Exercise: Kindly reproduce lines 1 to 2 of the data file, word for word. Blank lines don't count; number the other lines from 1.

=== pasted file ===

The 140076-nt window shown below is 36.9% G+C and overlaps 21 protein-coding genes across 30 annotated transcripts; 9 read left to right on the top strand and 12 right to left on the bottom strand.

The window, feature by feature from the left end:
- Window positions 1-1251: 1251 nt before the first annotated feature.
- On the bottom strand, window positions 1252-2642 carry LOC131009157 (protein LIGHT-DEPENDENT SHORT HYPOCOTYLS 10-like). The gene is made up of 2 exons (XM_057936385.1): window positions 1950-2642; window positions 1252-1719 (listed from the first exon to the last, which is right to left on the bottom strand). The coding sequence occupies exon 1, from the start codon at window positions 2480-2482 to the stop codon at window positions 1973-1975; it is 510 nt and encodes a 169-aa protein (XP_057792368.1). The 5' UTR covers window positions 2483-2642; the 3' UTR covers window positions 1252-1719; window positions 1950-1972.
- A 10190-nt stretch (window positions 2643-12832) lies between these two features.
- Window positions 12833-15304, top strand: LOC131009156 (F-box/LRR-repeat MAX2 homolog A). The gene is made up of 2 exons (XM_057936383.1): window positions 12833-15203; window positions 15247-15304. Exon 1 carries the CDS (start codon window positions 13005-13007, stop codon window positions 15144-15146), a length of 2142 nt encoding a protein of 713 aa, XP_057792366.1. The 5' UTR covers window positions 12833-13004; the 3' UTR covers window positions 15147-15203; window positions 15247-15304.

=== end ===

The 140076-nt window shown below is 36.9% G+C and overlaps 21 protein-coding genes across 30 annotated transcripts; 9 read left to right on the top strand and 12 right to left on the bottom strand.

The window, feature by feature from the left end: